Westlake Picayune – Local Author Responds to Personal Profile Questions

I had the opportunity to pitch Hill Country Greed: An Austin, Texas Mystery in the Westlake Picayune today.

Here is the full text of the profile.

Name: Patrick KellyPatrickKellyHeadshot1 Mar2014

Age and place of birth: 56. Yorktown, Va.

Family: My wife, Susie, is a trustee at The Girls’ School of Austin and provides public relations support for the school, EMPACT Africa and Alpha Phi Sorority. My daughter, Alex, will graduate in May from the University of Texas with a degree in fashion design, and my daughter, Megan, is a sophomore in the theatre program at Loyola Marymount University in Los Angeles.

Education: Bachelor of science degree at University of Virginia; MBA at Carnegie-Mellon University.

Occupation: I’ve been the chief financial officer for five different companies. Now I’m trying my hand at writing mystery novels.

What’s your career ambition? To write a successful mystery series set in Austin.

What is the latest project in which you are involved? Marketing my debut novel, “Hill Country Greed, An Austin, Texas Mystery.” There are quite a few good scenes that take place in the Westbank suburbs.

What is your favorite business in the Westbank? Texas Honey Ham.

What qualities in people draw you to be their friend? Sincerity, humility, passion and a sense of adventure.

I have a knack for: Befriending people. Everyone loves the Irish – except the English.

The one thing I’d like to change about the Westbank is: Bring back Barnes and Noble.

Most significant or interesting job: After30years with corporate America I turned in my badge to become a writer and indie publisher. The hours are long and the pay is lousy, but I love it.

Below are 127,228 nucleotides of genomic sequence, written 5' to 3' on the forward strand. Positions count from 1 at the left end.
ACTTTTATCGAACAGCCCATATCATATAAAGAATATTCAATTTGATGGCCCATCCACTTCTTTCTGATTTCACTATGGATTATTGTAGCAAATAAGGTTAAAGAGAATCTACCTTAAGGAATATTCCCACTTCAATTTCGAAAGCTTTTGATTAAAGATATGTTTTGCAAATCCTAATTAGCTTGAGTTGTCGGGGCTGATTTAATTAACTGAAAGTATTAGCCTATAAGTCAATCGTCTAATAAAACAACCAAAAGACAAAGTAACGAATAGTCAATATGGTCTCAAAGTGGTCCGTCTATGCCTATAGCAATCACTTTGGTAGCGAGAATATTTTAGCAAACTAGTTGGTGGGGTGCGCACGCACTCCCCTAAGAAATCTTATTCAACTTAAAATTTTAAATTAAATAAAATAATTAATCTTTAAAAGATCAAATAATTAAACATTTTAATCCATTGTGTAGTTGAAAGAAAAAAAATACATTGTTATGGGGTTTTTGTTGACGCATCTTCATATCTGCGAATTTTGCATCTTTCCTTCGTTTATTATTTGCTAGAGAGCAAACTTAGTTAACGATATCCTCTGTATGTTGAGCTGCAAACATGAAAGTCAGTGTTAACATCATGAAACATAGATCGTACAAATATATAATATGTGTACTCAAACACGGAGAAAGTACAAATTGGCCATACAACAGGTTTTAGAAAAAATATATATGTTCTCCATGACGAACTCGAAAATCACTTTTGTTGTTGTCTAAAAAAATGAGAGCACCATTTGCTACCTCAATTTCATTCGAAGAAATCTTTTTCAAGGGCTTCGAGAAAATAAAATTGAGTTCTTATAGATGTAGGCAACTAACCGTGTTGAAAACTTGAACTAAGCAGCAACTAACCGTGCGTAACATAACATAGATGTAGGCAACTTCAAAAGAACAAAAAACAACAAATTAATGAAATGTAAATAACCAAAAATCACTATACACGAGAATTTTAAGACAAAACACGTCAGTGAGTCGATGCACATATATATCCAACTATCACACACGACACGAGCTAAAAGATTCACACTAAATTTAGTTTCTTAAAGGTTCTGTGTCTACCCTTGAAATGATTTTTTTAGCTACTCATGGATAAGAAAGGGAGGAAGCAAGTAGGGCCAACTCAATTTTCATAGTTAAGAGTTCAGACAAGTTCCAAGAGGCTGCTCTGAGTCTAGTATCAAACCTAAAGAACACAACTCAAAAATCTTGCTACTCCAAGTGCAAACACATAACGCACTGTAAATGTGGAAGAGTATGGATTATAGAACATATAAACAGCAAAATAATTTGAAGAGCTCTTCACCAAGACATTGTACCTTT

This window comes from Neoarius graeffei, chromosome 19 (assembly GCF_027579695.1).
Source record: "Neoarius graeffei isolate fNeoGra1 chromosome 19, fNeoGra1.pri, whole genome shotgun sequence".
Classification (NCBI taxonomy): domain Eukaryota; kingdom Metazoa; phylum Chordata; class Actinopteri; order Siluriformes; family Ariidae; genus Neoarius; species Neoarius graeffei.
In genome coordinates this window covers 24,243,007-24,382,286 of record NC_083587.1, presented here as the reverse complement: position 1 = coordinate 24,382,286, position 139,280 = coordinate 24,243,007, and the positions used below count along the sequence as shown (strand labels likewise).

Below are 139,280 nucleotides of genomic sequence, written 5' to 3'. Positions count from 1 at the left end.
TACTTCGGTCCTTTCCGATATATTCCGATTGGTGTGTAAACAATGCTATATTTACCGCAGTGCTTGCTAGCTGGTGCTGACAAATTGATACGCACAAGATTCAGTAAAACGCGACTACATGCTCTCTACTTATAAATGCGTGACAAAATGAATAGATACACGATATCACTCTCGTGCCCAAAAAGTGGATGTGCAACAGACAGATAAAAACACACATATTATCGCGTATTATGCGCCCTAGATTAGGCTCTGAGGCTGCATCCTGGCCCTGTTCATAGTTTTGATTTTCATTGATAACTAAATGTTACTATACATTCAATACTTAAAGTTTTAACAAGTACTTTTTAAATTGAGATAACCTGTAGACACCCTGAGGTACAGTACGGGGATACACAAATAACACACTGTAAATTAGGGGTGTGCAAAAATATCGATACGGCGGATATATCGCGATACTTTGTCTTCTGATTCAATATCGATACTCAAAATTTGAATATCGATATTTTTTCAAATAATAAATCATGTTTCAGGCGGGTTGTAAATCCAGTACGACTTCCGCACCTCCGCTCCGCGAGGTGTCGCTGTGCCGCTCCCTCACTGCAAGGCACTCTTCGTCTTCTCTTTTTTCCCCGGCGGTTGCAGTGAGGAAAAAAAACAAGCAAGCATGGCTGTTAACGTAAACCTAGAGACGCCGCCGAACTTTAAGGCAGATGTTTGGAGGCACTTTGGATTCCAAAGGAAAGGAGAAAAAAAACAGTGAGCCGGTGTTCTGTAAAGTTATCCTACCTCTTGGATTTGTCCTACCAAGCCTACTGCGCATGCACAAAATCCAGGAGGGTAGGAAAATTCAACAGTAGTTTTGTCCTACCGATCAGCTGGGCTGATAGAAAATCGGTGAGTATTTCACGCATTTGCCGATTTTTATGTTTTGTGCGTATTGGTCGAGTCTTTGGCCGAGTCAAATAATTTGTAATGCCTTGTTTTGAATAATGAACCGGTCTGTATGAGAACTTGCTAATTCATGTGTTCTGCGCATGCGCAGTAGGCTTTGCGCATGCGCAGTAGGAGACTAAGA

Which of your civic-oriented accomplishments make you the proudest? Serving on the board of the Eanes Education Foundation.

What is one interesting fact about you that people probably don’t know? I met my wife, Susie, when we worked at American Airlines’ headquarters. I cruised by her office six times a day until she finally noticed me.

What is your fondest childhood memory? Family beach vacations in Brigantine, N.J.

A bad habit I have is: Too much Netflix – I’m just getting into Breaking Bad; maybe I’ll give it up next month.

If the world were silent for 30 seconds and all ears were turned to you, what would you say? Why can’t we all just get along?

My most humorous moment was: On an Indian Guides campout with my daughters, I left the cooler out and a raccoon ate every morsel. I had to beg the rest of the tribe for food.

Most exciting or dangerous thing I’ve ever done: My friend, John, and I rode Greyhound buses across the U.S. when we were 18.

Life’s most challenging endeavor is: Remaining humble in the midst of success and hopeful in the midst of failure.

If you were stranded on an uninhabited island, with no means of communication or escape, what is one item that you would you like to have? A great book, the Bible or Shakespeare’s Folio would do nicely.

Is there anything that you passed up on doing that you now regret? I once had the opportunity to interview for the CFO position at Google. It might have been a mistake to pass on that one.

How would you like to be remembered? As a kind, generous, and wise great-grandfather.